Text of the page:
Wildlife Trust calls on Government to end badger cull and get vaccination programmes back on track | News | Nottinghamshire Wildlife Trust
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Wildlife Trust calls on Government to end badger cull and get vaccination programmes back on track

Monday 11th January

Wildlife Trust calls on Government to end badger cull and get vaccination programmes back on track

Last month, The Government announced that it was suspending the sourcing of BCG vaccine, used to control the spread of bovine tuberculosis (bTB), for English badger vaccination schemes, that the 2015 badger culls were ‘successful in meeting their targets’ and confirmed it wants to see ‘badger control over a wider number of areas next year’, issuing new guidance to Natural England that significantly relaxes the current badger culling licence criteria.

Speaking following the announcement our Chief Executive, Rob Fitzsimons said: The Government’s announcement has left us very exasperated. We condemn any intention to roll out the badger culls, which have been found to be repeatedly flawed in their methodology, measures and objectives, and we are urging the Government to re-establish the supply of vaccine so we can continue with our vital badger vaccination programme here in Nottinghamshire."

The Wildlife Trusts believe that culling badgers is likely to increase the bovine tuberculosis risk to cattle due to the perturbation effect, caused when disruption of otherwise stable badger social groups leads individuals to range beyond their usual territory and come into contact with neighbouring animals, increasing the risk of disease transmission.  Vaccination does not carry this risk and is the only approach that can actually reduce the prevalence of bovine tuberculosis in badgers.  We are therefore extremely concerned and disappointed that circumstances have required the suspension of badger vaccination programmes in England.  Three Wildlife Trust projects currently receive Defra funding, via its Badger Edge Vaccination Scheme (BEVS), including our scheme operated along the Notts Leicestershire border. There are eight other Wildlife Trust programmes in operation in England which look likely to be suspended too.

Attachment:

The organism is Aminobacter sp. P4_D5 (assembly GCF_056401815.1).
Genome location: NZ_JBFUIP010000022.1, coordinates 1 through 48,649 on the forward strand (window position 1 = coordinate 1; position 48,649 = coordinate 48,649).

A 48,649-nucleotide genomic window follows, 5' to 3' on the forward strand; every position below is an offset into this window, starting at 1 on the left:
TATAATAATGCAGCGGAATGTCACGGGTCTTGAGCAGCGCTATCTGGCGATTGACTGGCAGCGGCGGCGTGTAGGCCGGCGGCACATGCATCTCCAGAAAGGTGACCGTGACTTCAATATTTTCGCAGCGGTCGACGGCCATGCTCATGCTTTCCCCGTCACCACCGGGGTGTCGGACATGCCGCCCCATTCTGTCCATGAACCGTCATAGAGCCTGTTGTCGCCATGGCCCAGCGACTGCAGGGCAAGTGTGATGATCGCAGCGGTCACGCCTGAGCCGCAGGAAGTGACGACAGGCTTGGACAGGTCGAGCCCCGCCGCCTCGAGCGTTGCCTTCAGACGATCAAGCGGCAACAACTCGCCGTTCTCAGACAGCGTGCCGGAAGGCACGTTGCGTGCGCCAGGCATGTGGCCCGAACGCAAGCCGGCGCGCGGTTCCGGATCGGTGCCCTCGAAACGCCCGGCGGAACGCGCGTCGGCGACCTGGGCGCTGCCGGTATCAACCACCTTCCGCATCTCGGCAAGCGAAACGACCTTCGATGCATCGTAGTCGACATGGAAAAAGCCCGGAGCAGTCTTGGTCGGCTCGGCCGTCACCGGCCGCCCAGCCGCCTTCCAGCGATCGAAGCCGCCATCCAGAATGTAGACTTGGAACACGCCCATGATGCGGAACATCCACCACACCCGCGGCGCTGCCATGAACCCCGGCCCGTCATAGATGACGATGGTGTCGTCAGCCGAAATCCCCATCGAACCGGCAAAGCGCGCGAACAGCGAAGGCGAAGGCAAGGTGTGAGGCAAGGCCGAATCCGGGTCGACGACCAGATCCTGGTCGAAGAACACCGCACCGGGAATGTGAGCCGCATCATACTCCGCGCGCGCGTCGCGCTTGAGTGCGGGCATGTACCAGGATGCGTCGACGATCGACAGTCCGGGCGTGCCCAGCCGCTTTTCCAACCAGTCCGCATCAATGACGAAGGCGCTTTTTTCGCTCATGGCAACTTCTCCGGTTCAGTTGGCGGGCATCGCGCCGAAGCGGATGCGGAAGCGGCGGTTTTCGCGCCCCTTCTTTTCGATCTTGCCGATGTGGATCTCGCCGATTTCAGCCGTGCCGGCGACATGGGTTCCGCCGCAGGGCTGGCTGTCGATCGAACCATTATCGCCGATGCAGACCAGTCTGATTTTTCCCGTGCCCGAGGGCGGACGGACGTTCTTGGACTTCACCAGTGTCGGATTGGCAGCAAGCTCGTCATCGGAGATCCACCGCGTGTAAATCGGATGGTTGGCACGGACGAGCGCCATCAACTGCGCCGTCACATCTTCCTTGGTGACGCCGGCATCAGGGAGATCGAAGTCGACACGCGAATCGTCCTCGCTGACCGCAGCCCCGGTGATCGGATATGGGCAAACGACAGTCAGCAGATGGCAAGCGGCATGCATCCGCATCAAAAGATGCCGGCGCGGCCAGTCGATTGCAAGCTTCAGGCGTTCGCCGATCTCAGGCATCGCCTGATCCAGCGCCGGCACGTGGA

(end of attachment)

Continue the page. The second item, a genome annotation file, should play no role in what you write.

We remain committed to the delivery of badger vaccination as one of a number of measures against TB in cattle and will resume vaccination as soon as possible.  

Mr Fitzsimons added: “We will shortly be meeting with Defra to discuss the implications of the vaccine shortage for our project and those operated by sister Wildlife Trusts. It would seem that Government has failed to plan ahead for its badger vaccine requirements – putting the efforts of charities like ours to save badgers and help farmers in jeopardy.”

“We recognise that there are external difficulties in supply, and of course accept the need to prioritise global human health, but Government ought to have taken action to secure critical supplies for vaccination programmes that it has initiated. We are at a loss to understand why Defra has not put in place long-term supply arrangements as like many others, our programme is part funded by Defra. We committed to delivering it in good faith and we currently feel very let down, but remain hopeful that the programme can be resumed later in the year.”